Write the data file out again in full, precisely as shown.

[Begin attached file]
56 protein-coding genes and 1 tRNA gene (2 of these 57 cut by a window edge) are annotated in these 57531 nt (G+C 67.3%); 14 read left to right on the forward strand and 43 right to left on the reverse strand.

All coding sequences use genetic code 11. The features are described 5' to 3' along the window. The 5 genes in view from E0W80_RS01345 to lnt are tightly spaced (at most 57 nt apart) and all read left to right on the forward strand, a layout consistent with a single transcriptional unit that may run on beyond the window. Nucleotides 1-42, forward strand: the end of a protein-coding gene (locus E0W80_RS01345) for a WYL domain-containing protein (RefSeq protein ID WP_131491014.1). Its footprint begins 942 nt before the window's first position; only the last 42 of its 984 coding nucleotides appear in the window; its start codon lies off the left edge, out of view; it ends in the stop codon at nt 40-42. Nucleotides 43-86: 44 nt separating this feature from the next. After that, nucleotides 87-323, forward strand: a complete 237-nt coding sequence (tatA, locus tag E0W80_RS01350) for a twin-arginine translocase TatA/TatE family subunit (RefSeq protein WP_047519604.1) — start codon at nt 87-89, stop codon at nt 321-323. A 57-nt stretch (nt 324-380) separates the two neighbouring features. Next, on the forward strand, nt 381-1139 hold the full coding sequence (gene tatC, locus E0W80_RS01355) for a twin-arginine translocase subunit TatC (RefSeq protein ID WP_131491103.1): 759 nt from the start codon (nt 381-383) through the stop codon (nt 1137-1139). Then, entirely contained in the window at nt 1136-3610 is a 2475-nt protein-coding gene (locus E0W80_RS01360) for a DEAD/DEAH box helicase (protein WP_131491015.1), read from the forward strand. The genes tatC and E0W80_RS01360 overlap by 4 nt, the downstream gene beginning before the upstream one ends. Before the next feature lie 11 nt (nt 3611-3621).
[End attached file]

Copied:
56 protein-coding genes and 1 tRNA gene (2 of these 57 cut by a window edge) are annotated in these 57531 nt (G+C 67.3%); 14 read left to right on the forward strand and 43 right to left on the reverse strand.

All coding sequences use genetic code 11. The features are described 5' to 3' along the window. The 5 genes in view from E0W80_RS01345 to lnt are tightly spaced (at most 57 nt apart) and all read left to right on the forward strand, a layout consistent with a single transcriptional unit that may run on beyond the window. Nucleotides 1-42, forward strand: the end of a protein-coding gene (locus E0W80_RS01345) for a WYL domain-containing protein (RefSeq protein ID WP_131491014.1). Its footprint begins 942 nt before the window's first position; only the last 42 of its 984 coding nucleotides appear in the window; its start codon lies off the left edge, out of view; it ends in the stop codon at nt 40-42. Nucleotides 43-86: 44 nt separating this feature from the next. After that, nucleotides 87-323, forward strand: a complete 237-nt coding sequence (tatA, locus tag E0W80_RS01350) for a twin-arginine translocase TatA/TatE family subunit (RefSeq protein WP_047519604.1) — start codon at nt 87-89, stop codon at nt 321-323. A 57-nt stretch (nt 324-380) separates the two neighbouring features. Next, on the forward strand, nt 381-1139 hold the full coding sequence (gene tatC, locus E0W80_RS01355) for a twin-arginine translocase subunit TatC (RefSeq protein ID WP_131491103.1): 759 nt from the start codon (nt 381-383) through the stop codon (nt 1137-1139). Then, entirely contained in the window at nt 1136-3610 is a 2475-nt protein-coding gene (locus E0W80_RS01360) for a DEAD/DEAH box helicase (protein WP_131491015.1), read from the forward strand. The genes tatC and E0W80_RS01360 overlap by 4 nt, the downstream gene beginning before the upstream one ends. Before the next feature lie 11 nt (nt 3611-3621).